The Deferred Action for Childhood Arrivals (“DACA”) program is designed to help young immigrants who came to the United States as children and make their education a priority.
If you qualify for DACA, you may be granted work authorization as well as temporary protection against the threat of deportation. It is important to know that DACA does not currently provide a pathway to citizenship and is not a form of permanent legal status. However, DACA does give you work authorization that is valid for a period of time and can be renewed for an additional time period.
In Virginia, DACA also help young immigrants qualify for a social security number and driver’s license. For those who want to continue their studies, DACA-recipients qualify for in-state tuition instead of paying higher out-of-state tuition fees at Virginia colleges and universities.
You may be eligible for DACA if:
- You came to the United States before your 16th birthday;
- You have lived in the United States continuously since June 2007;
- You are
- Enrolled in school or have graduated high school; or
- Enrolled in a GED program or have received your GED; or
- Have received the equivalent of a high school diploma; or
- Have been honorably discharged from the United States military;
- You have a limited criminal history and do not pose a threat to national security or public safety; and
- You are at least 15 years old when your DACA application is filed
Obtaining DACA is a multi-step process. That process starts with preparing and submitting a series of applications with the government. Before you may be granted work authorization, you must meet other guidelines and pass a criminal background check.
Special Immigrant Juvenile Status
The Special Immigrant Juvenile Status (“SIJS”) program was created to protect children who have been abused, neglected or abandoned by one or both parents. The benefit of SIJS is that mistreated children become eligible for a green card. The green card provides the child with security in having legal status and creates an avenue for them to apply for state and federal social welfare programs if needed.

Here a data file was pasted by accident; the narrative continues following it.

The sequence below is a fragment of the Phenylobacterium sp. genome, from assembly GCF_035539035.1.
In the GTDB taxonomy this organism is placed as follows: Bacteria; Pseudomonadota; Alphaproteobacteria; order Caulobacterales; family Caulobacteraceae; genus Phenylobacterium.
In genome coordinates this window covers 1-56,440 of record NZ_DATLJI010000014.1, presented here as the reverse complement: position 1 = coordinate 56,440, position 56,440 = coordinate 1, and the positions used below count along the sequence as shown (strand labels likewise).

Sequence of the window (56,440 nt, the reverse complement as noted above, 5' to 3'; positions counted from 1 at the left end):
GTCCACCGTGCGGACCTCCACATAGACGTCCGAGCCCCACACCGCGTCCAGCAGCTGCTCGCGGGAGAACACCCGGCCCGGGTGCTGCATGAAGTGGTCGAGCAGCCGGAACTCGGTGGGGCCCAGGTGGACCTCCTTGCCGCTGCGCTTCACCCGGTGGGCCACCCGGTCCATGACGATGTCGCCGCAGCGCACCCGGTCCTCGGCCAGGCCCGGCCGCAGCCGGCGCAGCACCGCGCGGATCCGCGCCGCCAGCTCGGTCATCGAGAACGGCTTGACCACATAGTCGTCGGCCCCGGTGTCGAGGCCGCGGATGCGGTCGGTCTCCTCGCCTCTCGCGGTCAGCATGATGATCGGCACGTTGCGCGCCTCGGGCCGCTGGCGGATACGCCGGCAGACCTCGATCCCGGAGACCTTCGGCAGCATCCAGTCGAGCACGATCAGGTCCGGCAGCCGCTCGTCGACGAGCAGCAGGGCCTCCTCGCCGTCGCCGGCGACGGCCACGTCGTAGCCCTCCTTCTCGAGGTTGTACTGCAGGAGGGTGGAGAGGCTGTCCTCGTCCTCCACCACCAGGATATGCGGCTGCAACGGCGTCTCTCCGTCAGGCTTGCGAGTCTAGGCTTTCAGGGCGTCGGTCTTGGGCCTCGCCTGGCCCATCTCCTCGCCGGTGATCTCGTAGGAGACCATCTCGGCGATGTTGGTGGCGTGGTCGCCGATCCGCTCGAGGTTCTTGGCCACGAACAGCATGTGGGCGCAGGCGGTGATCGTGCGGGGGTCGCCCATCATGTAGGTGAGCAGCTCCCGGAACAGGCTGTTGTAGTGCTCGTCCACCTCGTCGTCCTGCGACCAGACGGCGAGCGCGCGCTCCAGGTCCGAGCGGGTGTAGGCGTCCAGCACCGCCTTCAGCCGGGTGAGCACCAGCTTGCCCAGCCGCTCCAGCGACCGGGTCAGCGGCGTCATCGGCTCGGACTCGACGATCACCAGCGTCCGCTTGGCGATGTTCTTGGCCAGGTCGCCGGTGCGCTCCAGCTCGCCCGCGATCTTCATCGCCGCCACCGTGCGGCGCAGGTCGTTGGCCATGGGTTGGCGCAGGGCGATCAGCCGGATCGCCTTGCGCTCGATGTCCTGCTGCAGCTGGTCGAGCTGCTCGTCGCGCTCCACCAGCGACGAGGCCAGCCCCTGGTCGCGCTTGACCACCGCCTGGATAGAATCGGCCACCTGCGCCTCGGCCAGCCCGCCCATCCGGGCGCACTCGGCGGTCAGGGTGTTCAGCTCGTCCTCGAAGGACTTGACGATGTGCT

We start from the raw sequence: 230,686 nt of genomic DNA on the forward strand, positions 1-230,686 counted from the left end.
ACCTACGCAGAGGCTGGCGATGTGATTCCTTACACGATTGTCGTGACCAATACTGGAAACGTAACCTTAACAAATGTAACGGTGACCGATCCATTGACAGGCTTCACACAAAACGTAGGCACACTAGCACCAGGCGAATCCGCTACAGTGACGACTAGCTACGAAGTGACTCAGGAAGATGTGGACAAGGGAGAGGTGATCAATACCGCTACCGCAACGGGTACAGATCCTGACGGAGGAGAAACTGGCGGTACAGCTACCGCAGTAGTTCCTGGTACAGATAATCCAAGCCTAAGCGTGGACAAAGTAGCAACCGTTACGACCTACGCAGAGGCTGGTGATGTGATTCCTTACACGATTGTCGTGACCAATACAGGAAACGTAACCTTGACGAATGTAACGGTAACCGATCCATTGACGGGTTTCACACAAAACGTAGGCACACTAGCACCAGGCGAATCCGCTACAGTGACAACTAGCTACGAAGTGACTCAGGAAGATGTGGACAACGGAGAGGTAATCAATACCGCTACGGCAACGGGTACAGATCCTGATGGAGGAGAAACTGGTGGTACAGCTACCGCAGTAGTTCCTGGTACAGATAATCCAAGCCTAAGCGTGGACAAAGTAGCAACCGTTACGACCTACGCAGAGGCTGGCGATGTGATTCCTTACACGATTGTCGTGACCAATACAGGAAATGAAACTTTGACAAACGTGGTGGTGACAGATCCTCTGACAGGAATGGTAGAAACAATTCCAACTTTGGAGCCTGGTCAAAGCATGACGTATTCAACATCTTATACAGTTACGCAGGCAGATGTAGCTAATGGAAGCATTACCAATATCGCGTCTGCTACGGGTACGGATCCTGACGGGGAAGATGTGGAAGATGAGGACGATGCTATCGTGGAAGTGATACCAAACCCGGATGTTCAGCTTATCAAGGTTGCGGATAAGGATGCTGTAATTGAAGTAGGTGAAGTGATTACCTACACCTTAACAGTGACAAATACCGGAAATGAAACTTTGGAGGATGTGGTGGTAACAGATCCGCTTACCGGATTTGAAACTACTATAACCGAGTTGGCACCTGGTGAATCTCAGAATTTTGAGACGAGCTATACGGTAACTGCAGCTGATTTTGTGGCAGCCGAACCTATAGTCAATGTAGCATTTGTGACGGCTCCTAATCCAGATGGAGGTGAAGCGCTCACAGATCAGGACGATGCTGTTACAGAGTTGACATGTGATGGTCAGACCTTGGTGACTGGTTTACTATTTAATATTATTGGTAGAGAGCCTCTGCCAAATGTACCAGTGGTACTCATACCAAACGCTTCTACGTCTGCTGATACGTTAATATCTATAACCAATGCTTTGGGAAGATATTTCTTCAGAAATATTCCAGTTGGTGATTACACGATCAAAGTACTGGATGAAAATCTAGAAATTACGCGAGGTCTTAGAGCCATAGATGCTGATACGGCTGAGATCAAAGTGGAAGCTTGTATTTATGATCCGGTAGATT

While SIJS is intended to protect children and offer their guardians a sense of security, it is important to note that children who receive their green card based on SIJS can never submit a green card petition for their parents and can only apply for their brothers and sisters once they are 21 years old. But for children who receive their green card through the SIJS program, an avenue to citizenship is available after holding permanent resident status for five years.
You may be eligible for SIJS if
- You were abused, neglected or abandoned by one or both of your parents;
- You cannot be reunited with one or both of your parents;
- You are under 18 years old;
- You have never been married; and
- You currently live in the United States.
The SIJS program is a multi-step process that traditionally starts in the juvenile court where the child resides. The child and their parent or guardian must file a case in a juvenile court and the judge must make a formal finding of mistreatment. If a formal finding is made, then a series of applications must be prepared and submitted to the government. Before you may be granted a green card, the child must meet other guidelines and may have to pass a criminal background check.
If you believe you or your children may qualify, our experienced legal team can guide you through the application process. Call today at (540) 358-5593 to reserve a free consultation.